The rapidly rising rate of obesity has prompted a variety of policy responses at national, regional, and local levels. Yet, many have expressed concern that these policy responses have a limited evidence base, are overly paternalistic, and have the potential to increase rather than shrink obesity- related disparities. The purpose of this article is to evaluate obesity policies in terms of the adequacy of evidence for action and along two ethical dimensions: their potential effect on liberty and equity. To evaluate evidence, we engage in a systematic review of reviews and rate policies in terms of the sufficiency of evidence of effectiveness at combating obesity. We then apply a libertarian- paternalist framework to assess policies in terms of their impact on liberty and inverse- equity theory to assess impact on disparities. This article provides a framework to assist decision- makers in assessing best practices in obesity using a more multi- faceted set of dimensions.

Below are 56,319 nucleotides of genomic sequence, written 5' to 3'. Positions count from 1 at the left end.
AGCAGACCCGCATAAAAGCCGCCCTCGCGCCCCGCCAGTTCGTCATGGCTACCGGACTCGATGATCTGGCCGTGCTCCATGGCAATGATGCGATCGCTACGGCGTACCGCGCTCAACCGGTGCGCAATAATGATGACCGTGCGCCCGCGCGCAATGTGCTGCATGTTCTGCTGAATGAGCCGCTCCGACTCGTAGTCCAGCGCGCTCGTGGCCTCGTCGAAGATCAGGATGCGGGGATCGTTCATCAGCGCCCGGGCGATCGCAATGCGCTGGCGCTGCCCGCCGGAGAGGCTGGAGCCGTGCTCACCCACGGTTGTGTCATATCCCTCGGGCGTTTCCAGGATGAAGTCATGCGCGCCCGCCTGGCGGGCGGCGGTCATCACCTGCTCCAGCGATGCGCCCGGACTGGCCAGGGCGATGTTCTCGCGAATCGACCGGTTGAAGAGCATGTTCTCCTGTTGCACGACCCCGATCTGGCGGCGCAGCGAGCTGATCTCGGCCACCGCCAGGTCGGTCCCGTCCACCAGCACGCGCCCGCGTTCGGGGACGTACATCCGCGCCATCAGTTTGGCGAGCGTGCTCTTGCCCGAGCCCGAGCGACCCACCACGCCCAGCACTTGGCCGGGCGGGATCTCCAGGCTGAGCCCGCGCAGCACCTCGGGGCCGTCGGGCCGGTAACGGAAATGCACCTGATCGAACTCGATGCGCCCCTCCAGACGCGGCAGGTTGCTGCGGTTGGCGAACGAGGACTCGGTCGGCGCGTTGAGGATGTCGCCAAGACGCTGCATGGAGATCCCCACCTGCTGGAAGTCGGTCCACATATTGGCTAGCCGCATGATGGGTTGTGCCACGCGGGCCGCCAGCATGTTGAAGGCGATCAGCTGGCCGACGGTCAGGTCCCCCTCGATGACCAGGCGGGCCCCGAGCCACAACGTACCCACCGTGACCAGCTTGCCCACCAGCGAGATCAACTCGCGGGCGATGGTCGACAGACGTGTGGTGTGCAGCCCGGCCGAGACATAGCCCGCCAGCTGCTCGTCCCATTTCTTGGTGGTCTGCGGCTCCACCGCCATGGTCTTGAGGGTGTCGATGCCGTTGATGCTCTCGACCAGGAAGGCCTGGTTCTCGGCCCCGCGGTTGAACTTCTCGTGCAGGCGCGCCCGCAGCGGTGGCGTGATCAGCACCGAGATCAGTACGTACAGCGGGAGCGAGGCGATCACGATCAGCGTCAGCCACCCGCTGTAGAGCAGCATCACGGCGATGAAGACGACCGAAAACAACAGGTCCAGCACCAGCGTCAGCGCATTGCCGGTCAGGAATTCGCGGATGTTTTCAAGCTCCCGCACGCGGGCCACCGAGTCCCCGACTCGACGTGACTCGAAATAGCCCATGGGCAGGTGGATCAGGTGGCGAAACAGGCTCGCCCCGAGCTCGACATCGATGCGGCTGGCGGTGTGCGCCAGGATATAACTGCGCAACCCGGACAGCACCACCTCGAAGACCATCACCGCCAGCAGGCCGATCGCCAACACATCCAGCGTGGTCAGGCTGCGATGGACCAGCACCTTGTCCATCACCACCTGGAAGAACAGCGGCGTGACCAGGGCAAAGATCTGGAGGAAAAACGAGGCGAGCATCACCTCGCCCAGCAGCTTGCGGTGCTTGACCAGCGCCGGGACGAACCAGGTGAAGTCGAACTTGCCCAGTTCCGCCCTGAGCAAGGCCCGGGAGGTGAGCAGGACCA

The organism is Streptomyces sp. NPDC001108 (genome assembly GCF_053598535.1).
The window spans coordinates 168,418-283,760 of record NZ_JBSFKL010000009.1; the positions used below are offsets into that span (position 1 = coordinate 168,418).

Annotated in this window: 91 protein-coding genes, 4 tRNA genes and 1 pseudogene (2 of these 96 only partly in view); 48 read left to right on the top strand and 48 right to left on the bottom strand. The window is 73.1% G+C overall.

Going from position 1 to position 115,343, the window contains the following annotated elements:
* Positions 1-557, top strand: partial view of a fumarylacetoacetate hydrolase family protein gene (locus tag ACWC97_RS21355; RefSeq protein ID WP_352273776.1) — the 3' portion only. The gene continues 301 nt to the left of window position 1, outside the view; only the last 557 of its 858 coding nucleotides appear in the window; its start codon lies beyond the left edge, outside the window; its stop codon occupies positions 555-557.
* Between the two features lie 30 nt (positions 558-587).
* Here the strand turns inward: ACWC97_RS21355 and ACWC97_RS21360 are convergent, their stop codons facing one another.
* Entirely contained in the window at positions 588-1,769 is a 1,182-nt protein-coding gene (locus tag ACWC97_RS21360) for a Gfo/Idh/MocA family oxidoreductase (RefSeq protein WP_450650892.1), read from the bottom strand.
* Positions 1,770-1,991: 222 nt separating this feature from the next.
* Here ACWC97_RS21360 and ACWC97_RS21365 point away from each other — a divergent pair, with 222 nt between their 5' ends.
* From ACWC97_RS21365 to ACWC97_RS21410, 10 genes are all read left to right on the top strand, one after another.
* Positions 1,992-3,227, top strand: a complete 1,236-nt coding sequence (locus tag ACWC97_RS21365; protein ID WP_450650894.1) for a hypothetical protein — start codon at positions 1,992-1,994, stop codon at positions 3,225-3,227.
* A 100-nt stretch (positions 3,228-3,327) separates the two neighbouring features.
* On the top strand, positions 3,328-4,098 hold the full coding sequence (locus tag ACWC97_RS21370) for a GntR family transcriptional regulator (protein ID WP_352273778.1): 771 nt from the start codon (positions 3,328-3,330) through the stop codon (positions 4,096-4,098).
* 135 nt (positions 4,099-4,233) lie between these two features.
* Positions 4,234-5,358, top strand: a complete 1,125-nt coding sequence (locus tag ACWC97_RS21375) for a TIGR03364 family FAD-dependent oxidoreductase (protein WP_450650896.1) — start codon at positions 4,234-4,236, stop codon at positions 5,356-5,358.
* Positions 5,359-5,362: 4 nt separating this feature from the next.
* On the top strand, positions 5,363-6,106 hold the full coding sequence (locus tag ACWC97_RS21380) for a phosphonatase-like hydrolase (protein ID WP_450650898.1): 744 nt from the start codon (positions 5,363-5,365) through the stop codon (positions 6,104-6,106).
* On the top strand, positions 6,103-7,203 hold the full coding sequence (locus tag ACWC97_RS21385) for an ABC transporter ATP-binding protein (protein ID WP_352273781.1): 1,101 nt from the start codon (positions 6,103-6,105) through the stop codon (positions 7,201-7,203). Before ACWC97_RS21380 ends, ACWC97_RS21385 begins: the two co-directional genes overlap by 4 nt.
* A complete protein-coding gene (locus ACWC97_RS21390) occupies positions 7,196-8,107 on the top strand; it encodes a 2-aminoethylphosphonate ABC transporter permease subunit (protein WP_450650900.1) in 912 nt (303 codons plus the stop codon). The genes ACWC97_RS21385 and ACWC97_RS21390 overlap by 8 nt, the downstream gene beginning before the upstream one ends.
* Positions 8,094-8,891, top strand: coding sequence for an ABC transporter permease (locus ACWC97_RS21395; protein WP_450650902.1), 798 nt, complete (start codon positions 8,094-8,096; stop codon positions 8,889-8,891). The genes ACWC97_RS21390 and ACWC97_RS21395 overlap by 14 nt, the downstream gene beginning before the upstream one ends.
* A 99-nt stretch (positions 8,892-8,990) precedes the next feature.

Original languageEnglish
Pages (from-to)168-192
Number of pages25
JournalJournal of Health Care for the Poor and Underserved
Issue numberSUPPL.2
StatePublished - May 2013


  • Best practices
  • Ethics
  • Evidence
  • Obesity
  • Policy
  • Review


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